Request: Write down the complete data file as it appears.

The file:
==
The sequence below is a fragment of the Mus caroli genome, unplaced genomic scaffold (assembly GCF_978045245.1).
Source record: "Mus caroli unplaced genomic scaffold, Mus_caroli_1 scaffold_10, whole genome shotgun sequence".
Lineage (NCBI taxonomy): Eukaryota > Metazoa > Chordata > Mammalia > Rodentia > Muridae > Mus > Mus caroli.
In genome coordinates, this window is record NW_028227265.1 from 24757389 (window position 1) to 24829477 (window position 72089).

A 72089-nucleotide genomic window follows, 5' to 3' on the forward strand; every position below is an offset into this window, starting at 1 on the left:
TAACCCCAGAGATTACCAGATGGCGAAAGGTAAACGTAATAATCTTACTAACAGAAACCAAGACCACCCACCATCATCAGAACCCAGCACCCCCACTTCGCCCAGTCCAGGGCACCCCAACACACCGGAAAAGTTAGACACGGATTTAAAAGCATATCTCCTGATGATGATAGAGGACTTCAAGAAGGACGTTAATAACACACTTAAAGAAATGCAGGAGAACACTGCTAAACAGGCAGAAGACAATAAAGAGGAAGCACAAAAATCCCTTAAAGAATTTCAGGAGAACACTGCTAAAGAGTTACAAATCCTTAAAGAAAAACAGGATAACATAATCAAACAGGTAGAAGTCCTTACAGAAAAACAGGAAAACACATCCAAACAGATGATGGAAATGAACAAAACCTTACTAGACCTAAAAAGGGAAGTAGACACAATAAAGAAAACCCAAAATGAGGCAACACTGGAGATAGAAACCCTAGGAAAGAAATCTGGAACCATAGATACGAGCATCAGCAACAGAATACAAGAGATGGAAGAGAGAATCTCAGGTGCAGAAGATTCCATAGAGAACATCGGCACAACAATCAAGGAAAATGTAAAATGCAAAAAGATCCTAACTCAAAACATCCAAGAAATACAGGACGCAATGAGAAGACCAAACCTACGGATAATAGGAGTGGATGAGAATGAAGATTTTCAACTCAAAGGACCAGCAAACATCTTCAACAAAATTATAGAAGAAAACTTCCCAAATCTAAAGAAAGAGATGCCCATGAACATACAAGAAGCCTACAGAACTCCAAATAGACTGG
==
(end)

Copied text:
The sequence below is a fragment of the Mus caroli genome, unplaced genomic scaffold (assembly GCF_978045245.1).
Source record: "Mus caroli unplaced genomic scaffold, Mus_caroli_1 scaffold_10, whole genome shotgun sequence".
Lineage (NCBI taxonomy): Eukaryota > Metazoa > Chordata > Mammalia > Rodentia > Muridae > Mus > Mus caroli.
In genome coordinates, this window is record NW_028227265.1 from 24757389 (window position 1) to 24829477 (window position 72089).

A 72089-nucleotide genomic window follows, 5' to 3' on the forward strand; every position below is an offset into this window, starting at 1 on the left:
TAACCCCAGAGATTACCAGATGGCGAAAGGTAAACGTAATAATCTTACTAACAGAAACCAAGACCACCCACCATCATCAGAACCCAGCACCCCCACTTCGCCCAGTCCAGGGCACCCCAACACACCGGAAAAGTTAGACACGGATTTAAAAGCATATCTCCTGATGATGATAGAGGACTTCAAGAAGGACGTTAATAACACACTTAAAGAAATGCAGGAGAACACTGCTAAACAGGCAGAAGACAATAAAGAGGAAGCACAAAAATCCCTTAAAGAATTTCAGGAGAACACTGCTAAAGAGTTACAAATCCTTAAAGAAAAACAGGATAACATAATCAAACAGGTAGAAGTCCTTACAGAAAAACAGGAAAACACATCCAAACAGATGATGGAAATGAACAAAACCTTACTAGACCTAAAAAGGGAAGTAGACACAATAAAGAAAACCCAAAATGAGGCAACACTGGAGATAGAAACCCTAGGAAAGAAATCTGGAACCATAGATACGAGCATCAGCAACAGAATACAAGAGATGGAAGAGAGAATCTCAGGTGCAGAAGATTCCATAGAGAACATCGGCACAACAATCAAGGAAAATGTAAAATGCAAAAAGATCCTAACTCAAAACATCCAAGAAATACAGGACGCAATGAGAAGACCAAACCTACGGATAATAGGAGTGGATGAGAATGAAGATTTTCAACTCAAAGGACCAGCAAACATCTTCAACAAAATTATAGAAGAAAACTTCCCAAATCTAAAGAAAGAGATGCCCATGAACATACAAGAAGCCTACAGAACTCCAAATAGACTGG